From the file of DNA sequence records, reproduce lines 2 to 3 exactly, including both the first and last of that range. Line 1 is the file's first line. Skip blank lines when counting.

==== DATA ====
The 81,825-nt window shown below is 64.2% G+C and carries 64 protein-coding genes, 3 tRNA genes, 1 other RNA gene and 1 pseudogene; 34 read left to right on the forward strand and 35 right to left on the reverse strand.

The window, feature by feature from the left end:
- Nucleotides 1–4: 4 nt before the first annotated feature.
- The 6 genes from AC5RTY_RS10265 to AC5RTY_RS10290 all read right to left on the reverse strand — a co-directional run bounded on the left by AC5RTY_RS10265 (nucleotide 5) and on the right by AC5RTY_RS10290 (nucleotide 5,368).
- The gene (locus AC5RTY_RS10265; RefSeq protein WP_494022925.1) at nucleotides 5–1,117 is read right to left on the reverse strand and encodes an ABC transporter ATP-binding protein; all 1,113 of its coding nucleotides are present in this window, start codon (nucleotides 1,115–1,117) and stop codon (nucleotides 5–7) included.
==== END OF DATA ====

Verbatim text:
The window, feature by feature from the left end:
- Nucleotides 1–4: 4 nt before the first annotated feature.